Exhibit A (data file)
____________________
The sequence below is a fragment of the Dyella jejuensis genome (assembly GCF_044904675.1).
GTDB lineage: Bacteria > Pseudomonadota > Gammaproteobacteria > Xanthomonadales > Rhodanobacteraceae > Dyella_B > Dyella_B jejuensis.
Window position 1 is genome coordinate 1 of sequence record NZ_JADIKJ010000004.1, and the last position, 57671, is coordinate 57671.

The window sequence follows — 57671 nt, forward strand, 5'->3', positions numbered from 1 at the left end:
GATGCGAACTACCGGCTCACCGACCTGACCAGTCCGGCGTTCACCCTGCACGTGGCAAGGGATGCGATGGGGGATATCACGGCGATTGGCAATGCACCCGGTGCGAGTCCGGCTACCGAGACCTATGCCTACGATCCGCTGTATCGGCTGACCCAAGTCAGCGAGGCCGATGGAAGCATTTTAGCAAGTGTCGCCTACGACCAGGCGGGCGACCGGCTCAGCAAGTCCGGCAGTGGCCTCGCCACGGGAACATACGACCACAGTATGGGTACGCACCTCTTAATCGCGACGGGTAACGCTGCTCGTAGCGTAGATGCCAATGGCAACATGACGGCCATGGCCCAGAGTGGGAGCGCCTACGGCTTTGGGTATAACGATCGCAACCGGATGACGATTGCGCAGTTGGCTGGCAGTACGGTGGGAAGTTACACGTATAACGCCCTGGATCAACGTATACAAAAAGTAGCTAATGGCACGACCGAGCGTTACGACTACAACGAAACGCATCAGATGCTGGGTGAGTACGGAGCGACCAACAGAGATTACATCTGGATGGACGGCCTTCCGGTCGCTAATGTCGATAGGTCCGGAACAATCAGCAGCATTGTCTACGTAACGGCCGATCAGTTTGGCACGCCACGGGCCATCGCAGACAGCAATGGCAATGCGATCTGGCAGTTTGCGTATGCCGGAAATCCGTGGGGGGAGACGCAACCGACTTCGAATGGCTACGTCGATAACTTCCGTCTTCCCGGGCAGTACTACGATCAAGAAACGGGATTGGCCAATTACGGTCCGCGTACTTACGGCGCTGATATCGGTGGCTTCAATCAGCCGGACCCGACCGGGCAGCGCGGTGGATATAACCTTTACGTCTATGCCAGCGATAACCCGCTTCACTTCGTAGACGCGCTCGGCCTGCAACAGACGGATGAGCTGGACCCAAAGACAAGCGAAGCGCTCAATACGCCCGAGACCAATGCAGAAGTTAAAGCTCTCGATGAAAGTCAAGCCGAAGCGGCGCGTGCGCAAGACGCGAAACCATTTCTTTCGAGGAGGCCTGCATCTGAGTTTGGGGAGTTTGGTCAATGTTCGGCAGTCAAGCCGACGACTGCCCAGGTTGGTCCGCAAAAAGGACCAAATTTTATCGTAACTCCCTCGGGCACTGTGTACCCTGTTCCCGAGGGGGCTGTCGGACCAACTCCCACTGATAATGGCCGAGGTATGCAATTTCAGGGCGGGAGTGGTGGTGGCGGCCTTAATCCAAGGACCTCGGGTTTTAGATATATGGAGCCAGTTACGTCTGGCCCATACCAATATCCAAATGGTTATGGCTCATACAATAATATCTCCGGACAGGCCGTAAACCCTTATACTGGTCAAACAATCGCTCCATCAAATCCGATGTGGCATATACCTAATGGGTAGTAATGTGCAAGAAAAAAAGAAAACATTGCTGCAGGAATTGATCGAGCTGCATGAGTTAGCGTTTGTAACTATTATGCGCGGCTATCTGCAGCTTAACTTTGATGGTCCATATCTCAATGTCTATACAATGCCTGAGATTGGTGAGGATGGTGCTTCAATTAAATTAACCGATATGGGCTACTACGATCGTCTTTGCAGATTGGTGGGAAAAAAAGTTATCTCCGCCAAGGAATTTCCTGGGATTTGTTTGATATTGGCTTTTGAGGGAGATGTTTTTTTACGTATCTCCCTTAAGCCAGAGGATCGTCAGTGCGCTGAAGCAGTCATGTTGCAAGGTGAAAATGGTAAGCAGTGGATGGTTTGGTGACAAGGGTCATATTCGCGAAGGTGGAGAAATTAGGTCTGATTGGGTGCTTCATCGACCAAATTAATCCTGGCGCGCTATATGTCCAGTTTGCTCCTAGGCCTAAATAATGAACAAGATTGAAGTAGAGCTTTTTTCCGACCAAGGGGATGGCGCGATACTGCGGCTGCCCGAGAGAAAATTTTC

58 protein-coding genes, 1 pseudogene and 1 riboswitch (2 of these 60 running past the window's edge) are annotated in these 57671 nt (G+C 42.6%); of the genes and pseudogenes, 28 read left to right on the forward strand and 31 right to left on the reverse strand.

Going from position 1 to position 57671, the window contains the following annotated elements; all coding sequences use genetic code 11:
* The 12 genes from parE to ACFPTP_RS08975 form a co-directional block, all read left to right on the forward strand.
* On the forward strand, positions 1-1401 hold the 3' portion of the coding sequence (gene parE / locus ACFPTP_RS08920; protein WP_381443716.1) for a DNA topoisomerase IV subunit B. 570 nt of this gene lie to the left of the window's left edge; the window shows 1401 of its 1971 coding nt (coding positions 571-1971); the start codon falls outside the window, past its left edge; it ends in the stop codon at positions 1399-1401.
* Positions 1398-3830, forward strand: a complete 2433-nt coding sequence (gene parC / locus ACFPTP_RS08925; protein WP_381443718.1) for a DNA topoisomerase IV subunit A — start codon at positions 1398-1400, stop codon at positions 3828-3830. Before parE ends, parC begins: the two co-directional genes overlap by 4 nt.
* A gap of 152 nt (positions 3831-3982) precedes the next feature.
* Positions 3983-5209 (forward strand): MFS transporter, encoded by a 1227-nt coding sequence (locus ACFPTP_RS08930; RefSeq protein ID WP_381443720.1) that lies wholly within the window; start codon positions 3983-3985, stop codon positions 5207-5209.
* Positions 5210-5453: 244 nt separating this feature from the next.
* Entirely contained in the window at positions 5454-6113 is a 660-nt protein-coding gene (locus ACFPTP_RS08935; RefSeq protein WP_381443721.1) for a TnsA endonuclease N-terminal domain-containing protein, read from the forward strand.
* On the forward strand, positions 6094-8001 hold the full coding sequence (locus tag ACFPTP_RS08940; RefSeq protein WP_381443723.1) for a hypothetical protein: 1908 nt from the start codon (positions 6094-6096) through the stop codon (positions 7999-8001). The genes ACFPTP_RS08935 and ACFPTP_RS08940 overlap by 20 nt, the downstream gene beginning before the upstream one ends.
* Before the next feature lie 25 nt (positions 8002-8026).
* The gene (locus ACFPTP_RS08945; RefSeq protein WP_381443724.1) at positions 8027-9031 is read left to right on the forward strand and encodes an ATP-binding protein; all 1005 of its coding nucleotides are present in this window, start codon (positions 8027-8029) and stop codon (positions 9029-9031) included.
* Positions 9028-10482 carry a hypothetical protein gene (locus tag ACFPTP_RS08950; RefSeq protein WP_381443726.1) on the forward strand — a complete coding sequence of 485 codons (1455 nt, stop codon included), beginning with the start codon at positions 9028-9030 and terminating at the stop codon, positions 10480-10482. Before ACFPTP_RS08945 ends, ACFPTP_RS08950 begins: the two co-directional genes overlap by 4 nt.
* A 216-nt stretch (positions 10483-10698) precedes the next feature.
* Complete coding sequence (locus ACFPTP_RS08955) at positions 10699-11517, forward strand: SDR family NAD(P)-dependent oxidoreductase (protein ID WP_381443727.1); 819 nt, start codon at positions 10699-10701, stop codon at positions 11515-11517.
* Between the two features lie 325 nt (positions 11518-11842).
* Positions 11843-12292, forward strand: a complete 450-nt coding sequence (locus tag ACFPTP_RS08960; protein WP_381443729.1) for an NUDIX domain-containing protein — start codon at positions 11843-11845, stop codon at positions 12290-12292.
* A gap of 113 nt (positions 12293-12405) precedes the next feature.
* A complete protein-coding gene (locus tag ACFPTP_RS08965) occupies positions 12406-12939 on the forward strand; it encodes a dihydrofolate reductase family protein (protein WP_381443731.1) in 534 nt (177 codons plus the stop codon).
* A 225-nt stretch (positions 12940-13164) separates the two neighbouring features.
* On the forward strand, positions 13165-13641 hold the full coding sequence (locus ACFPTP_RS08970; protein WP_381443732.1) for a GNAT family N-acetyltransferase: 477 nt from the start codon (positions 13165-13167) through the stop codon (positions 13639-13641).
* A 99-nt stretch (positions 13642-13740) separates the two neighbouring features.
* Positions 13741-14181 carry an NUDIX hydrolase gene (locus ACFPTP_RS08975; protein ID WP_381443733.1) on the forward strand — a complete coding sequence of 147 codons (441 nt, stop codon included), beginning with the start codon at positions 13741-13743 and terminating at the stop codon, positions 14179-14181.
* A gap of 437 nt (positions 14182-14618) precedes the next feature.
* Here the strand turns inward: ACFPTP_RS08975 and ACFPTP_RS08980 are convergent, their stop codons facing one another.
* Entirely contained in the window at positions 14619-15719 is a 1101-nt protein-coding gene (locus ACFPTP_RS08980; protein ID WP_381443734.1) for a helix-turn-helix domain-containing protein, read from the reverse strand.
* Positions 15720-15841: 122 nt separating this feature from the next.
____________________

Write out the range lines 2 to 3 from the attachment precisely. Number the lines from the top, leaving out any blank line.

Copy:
GTDB lineage: Bacteria > Pseudomonadota > Gammaproteobacteria > Xanthomonadales > Rhodanobacteraceae > Dyella_B > Dyella_B jejuensis.
Window position 1 is genome coordinate 1 of sequence record NZ_JADIKJ010000004.1, and the last position, 57671, is coordinate 57671.